Leonid Kuchma: “I’m Still With You, Ukraine”

KIEV, Ukraine -- After the election campaign of 2004/2005 the second president of Ukraine rarely gives interviews. He made an exception to Komsomolskaya Pravda journalists whom he met in the office of fund Ukraine, chaired by him.

Leonid Kuchma on the cover of his book - "Ukraine is not Russia"

Leonid Kuchma came to meet them in a light striped shirt, without tie. He gave a sincere smile, shook hands. Having noticed the camera, he put on a jacket and offered them to sit down on a couch: “Well, shall we start?”.

Ukrainians didn’t become richer after my retiring

During the second stage of presidential elections of 2004 you told you wanted to “look at Ukraine without Kuchma”. So, do you like it, Ukraine without Kuchma? What are the chances, in your opinion, of the current administration?

First of all, Ukraine hasn’t lost Kuchma. It had, has and will have me at its service. I live and work in my country and won’t go anywhere. If to talk about Ukraine without president Kuchma, I think I shouldn’t make any comments concerning the current administration.

After 10 years in power I can see the processes deeply, i.e. I see the root of the matter. People might find my comments too pessimistic.

I don’t want to be blamed for malignity and gloating over new authorities. Besides, too little time has passed to make any comments.

Are you trying to duck out?

Nothing of the kind! If you insist I’ll answer as an ordinary Ukrainian citizen, not like an ex-president. An ordinary citizen doesn’t make complicated analysis, he just assesses obvious and evident things.

Recently one of informational channels has informed that China decided to slowly revalue its currency – yuan. Absolutely correct decision. What’s more important is that’s done slowly.

You shouldn’t be too rough and destroy everything. Both the people and the country suffered from the USD rate drop. The main reserves of the National Bank of Ukraine are in USD. 60% of the national produce is export…

Export-oriented economics might be seriously damaged and its recovery will take a long time. So, the decision to revalue the UAH was premature.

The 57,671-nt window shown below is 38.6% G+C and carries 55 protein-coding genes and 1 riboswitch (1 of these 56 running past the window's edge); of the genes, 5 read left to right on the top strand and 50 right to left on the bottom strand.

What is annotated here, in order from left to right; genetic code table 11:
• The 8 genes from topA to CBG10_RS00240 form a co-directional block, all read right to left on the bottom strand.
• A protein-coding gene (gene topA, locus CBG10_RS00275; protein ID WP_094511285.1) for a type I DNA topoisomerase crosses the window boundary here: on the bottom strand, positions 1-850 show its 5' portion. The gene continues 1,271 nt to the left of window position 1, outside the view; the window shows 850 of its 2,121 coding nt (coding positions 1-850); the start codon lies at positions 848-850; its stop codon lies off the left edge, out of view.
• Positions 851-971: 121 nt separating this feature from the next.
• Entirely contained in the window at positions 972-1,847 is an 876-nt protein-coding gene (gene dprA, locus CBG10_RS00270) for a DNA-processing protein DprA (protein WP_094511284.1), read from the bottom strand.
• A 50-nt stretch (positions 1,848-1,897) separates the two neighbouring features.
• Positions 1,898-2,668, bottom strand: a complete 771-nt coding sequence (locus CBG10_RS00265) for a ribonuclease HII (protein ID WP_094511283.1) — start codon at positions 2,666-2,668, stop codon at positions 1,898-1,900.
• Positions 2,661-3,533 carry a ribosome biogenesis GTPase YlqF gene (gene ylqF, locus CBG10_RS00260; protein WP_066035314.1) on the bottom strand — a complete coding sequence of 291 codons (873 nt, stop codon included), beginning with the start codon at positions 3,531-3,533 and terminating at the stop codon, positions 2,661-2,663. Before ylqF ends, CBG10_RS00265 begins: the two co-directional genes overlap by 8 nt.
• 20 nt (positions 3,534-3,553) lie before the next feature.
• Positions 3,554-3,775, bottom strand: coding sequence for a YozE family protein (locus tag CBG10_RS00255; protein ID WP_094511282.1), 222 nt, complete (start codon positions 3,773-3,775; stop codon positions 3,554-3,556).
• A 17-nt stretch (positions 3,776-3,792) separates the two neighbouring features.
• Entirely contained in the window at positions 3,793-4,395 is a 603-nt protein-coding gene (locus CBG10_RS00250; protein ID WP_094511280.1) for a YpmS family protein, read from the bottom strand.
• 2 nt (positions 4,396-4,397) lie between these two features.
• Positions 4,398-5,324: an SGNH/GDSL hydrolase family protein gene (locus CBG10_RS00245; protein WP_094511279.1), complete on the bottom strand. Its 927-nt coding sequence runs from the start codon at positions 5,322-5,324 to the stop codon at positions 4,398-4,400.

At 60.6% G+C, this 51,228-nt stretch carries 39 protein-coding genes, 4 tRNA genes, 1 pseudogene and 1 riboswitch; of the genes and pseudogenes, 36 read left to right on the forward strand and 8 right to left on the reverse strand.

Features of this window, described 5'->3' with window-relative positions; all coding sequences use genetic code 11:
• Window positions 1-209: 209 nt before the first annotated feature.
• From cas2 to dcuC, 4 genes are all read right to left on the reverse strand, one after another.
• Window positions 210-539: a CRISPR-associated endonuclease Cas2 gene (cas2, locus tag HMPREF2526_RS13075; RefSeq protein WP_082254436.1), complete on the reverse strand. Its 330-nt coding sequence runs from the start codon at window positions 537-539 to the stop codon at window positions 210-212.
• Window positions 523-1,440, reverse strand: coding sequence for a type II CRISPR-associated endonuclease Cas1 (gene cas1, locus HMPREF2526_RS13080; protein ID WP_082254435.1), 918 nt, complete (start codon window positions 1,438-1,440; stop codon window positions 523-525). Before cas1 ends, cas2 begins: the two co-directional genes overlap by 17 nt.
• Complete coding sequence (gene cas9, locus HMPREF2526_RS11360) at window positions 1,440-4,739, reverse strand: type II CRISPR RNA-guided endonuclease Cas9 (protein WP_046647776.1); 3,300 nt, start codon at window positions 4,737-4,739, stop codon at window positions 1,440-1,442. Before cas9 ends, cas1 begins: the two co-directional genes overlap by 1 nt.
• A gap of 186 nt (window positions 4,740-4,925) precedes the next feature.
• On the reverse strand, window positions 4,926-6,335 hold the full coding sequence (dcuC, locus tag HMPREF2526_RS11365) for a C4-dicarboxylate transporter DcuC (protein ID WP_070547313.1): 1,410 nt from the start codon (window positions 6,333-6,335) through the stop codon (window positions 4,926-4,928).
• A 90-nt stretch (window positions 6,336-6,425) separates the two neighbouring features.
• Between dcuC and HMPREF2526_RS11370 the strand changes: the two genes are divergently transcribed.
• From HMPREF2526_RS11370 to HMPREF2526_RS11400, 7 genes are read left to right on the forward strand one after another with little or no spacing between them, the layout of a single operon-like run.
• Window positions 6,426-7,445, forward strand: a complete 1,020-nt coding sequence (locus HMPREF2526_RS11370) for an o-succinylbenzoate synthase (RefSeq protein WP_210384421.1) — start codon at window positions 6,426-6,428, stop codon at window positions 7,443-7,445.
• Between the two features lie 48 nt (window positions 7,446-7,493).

By the way, I seriously doubt that such an experienced specialist as Stelmakh (NBU head) suddenly took up the decision at night and stated his position in the morning. I’m glad Yushchenko gave the right evaluation of this decision.

Finding enemies is another matter. Like they needed a scapegoat during the gasoline crisis. The price of gasoline in Russia is the same. Before prices increased, gasolien was more expensive in Russia and Belarus. Russian doesn’t enhance the price but excludes profits from petroleum refining companies: the prices abroad are increasing, so why should the country suffer? Such a decision would be taken up by every country.

So, you don’t have to look for enemies both abroad and in the country, just look around. The pipe line Odessa-Brody keeps counter functioning; there’s no Caspian oil. The United Economic Space doesn’t contradict national interests any more. Believe me, I can keep talking further and further.

It’s not reproach but rather food for thought: maybe president Kuchma wasn’t always wrong? As to the prospects, we’ll see. If the new authority doesn’t ruin everything done by the predecessor I think both the country and the authority itself will profit from that.

Is the country changing?

It’s difficult to give a definite answer since little time has passed. I think there are no fundamental changes.

Dnepropetrovsk clan is a myth

According to Dnepropetrovsk natives who aren’t presently in power, they can’t forgive you and Valeriy Pustovoitenko for demolishing the “Dnepropetrovsk team”.

President Victor Yushchenko said he wouldn’t let the Dnepropetrovsk clan reign Ukraine. Did it ever exist? I’ve got an impression that when somebody has nothing to talk about he talks about the Dnepropetrovsk clan. It’s a fact of common knowledge that the conscious mind of soviet and post-soviet people is pretty much influenced by myths and tales.

Dnepropetrovsk clan seems to be one of these myths. Although, myths never appear without certain reasons for that.

Maybe we should talk not about clan but about Dnepropetrovsk personnel phenomenon which can be scientifically accounted for. The thing is that the Dnepropetrovsk region was a specific territorial unit both in the former USSR and in the independent Ukraine.